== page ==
“The 1930s [also] began the economic downfall of the once proud building,” reflected the Kearney Hub in 1948. The Crescent Theater (1907) and the World Theatre (1927) drew customers away from the Opera House’s live performances, thereby diminishing revenue. The Opera House was the first facility in Kearney to show motion pictures, but customers preferred the easy access of street-level theaters. During the WWII and immediate postwar years, the building changed hands repeatedly and, in spite of revenue from office space rentals, its owners could not generate profit. A demolition crew removed the building in 1954. Not coincidentally, its demolition occurred in concert with city leaders’ and business owners’ efforts to update the aesthetic style of the downtown business district. In an effort to meet with the standards set forth by other businesses that were placing slipcovers over late 19th century facades, architects designed the Opera House’s replacement, Bruce Furniture, in the midcentury modern style.
Following the Opera House’s demolition, local banker Harold Swan donated the advertising curtain to Kearney High School’s music department for a performance of “Musicalia.” Students may have used the backside of the curtain to paint a scene of a wagon train for a separate production. Upon close inspection, one can see faint outlines of wagon wheels on the lower left corner of the front side of the curtain: bleed-through from the second painting. KHS later donated the curtain to the Buffalo County Historical Society’s Trails and Rails Museum, which displayed it in the Depot until staff and volunteers relocated the curtain to the new Family History Center in 2017. That same year, the museum received a $5,000 grant from the Theodore G. Baldwin Foundation to restore the curtain to its former glory. With the grant, the museum hired conservator Kenneth Bé of the Gerald Ford Conservation Center to guide the restoration process. Bé retouched water stains, faded areas, and bleed-through, while University of Nebraska at Kearney history students assisted him with the cleaning. The curtain is now on display in the museum's archive, thereby marking a new phase of its 100-year history.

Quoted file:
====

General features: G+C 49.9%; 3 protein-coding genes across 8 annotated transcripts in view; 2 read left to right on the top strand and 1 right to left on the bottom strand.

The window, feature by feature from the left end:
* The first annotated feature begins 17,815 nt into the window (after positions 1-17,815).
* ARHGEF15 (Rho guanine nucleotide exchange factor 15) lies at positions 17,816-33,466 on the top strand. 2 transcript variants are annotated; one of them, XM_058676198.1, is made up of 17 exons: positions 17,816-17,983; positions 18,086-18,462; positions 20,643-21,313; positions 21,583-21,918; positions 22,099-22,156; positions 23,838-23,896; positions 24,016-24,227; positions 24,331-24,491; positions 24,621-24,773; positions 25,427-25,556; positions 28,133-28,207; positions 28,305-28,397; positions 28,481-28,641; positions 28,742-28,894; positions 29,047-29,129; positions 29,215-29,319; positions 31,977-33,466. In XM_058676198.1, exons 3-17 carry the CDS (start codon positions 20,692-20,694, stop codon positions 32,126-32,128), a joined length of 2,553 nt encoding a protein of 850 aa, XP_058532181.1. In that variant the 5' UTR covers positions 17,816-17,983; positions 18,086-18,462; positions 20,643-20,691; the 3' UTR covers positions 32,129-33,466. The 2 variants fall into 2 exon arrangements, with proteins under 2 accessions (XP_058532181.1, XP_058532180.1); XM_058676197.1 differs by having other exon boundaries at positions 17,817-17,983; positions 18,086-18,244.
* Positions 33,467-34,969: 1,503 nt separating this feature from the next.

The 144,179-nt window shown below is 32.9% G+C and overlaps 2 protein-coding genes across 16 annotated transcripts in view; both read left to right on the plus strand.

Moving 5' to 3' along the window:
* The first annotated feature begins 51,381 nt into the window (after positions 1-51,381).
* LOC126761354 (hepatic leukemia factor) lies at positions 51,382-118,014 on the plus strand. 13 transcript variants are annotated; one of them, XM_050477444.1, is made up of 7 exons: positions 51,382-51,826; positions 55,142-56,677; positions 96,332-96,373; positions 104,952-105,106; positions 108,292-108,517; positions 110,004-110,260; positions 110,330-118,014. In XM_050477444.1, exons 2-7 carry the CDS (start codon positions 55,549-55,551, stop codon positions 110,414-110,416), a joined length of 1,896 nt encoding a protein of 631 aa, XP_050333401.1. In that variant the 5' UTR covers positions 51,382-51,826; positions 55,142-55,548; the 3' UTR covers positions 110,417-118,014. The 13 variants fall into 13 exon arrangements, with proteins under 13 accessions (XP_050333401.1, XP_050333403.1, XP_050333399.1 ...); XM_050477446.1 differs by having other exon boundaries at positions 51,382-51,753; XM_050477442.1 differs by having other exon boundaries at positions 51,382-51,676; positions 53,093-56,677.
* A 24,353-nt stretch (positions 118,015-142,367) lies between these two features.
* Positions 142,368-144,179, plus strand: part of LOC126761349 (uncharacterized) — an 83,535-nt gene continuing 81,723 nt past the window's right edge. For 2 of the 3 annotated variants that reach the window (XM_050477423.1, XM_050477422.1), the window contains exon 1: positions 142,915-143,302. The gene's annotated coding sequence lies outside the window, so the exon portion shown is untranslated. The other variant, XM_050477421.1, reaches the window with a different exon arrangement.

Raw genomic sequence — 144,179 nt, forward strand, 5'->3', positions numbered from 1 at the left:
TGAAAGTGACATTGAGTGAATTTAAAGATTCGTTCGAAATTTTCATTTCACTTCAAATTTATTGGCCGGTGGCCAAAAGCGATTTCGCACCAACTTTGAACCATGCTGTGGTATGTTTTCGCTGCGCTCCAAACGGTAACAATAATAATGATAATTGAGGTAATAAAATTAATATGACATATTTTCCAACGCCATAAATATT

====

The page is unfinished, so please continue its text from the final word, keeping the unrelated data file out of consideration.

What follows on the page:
“Opera House Building Boom Days Landmark,” Kearney Daily Hub, June 7, 1948.
 “Sam Roudiez Dies in Vet Hospital,” Kearney Daily Hub, July 3, 1941; “S.V. Roudiez Sign Writer,” 1926 City Directory (Kearney, NE), p. 37.
 “New Theatre Curtain,” Kearney Daily Hub, December 31, 1909.
 “Opera House Building Boom Days Landmark,” Kearney Daily Hub, June 7, 1948; “Crescent Theater Opening,” Kearney Daily Hub, September 16, 1907; “Our History,” The World Theatre, accessed May 3, 2018, https://www.theworldtheatre.org/about/#our-history; “Kearney Opera House to be Re-sold April 21,” Kearney Daily Hub, March 18, 1941.
 Melissa Dirr-Gengler, “Kearney Downtown Historic District Nomination,” National Register of Historic Places Registration Form, Nebraska State Historical Society, September 8, 2017.
 "Advertising Curtain," Kearney Daily Hub, January 20, 1954; UNK Communications, "UNK preservation class helps restore massive historic opera house hanging," Kearney Hub, December 1, 2017, accessed March 25, 2018, http://www.kearneyhub.com/news/local/unk-preservation-class-helps-restore-massive-historic-opera-hou...
Drone image by Cy Cannon, Cannon Digital Solutions, Kearney, NE.
Image of the Opera House from Buffalo County Historical Society Volume 9, No. 8 September 1986.